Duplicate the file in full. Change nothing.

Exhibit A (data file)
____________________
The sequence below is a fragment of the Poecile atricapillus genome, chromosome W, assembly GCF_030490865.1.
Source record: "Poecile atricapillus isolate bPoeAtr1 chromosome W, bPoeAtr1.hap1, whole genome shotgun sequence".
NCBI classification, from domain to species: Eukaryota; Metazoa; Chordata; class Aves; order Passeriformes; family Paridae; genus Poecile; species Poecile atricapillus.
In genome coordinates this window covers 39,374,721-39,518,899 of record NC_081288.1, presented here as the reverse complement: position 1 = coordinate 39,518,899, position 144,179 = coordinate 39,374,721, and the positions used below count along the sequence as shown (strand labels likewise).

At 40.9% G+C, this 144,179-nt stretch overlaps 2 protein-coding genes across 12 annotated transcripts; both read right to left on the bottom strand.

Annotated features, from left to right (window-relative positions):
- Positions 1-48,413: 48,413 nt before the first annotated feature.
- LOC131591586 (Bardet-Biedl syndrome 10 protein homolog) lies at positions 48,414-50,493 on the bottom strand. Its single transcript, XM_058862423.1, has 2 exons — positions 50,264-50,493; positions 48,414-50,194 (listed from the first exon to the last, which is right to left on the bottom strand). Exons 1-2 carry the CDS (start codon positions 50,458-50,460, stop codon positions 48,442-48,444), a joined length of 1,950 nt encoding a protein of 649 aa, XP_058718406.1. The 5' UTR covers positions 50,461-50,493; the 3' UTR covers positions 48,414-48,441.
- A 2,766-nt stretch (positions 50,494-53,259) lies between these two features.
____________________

The sequence below is a fragment of the Poecile atricapillus genome, chromosome W, assembly GCF_030490865.1.
Source record: "Poecile atricapillus isolate bPoeAtr1 chromosome W, bPoeAtr1.hap1, whole genome shotgun sequence".
NCBI classification, from domain to species: Eukaryota; Metazoa; Chordata; class Aves; order Passeriformes; family Paridae; genus Poecile; species Poecile atricapillus.
In genome coordinates this window covers 39,374,721-39,518,899 of record NC_081288.1, presented here as the reverse complement: position 1 = coordinate 39,518,899, position 144,179 = coordinate 39,374,721, and the positions used below count along the sequence as shown (strand labels likewise).

At 40.9% G+C, this 144,179-nt stretch overlaps 2 protein-coding genes across 12 annotated transcripts; both read right to left on the bottom strand.

Annotated features, from left to right (window-relative positions):
- Positions 1-48,413: 48,413 nt before the first annotated feature.
- LOC131591586 (Bardet-Biedl syndrome 10 protein homolog) lies at positions 48,414-50,493 on the bottom strand. Its single transcript, XM_058862423.1, has 2 exons — positions 50,264-50,493; positions 48,414-50,194 (listed from the first exon to the last, which is right to left on the bottom strand). Exons 1-2 carry the CDS (start codon positions 50,458-50,460, stop codon positions 48,442-48,444), a joined length of 1,950 nt encoding a protein of 649 aa, XP_058718406.1. The 5' UTR covers positions 50,461-50,493; the 3' UTR covers positions 48,414-48,441.
- A 2,766-nt stretch (positions 50,494-53,259) lies between these two features.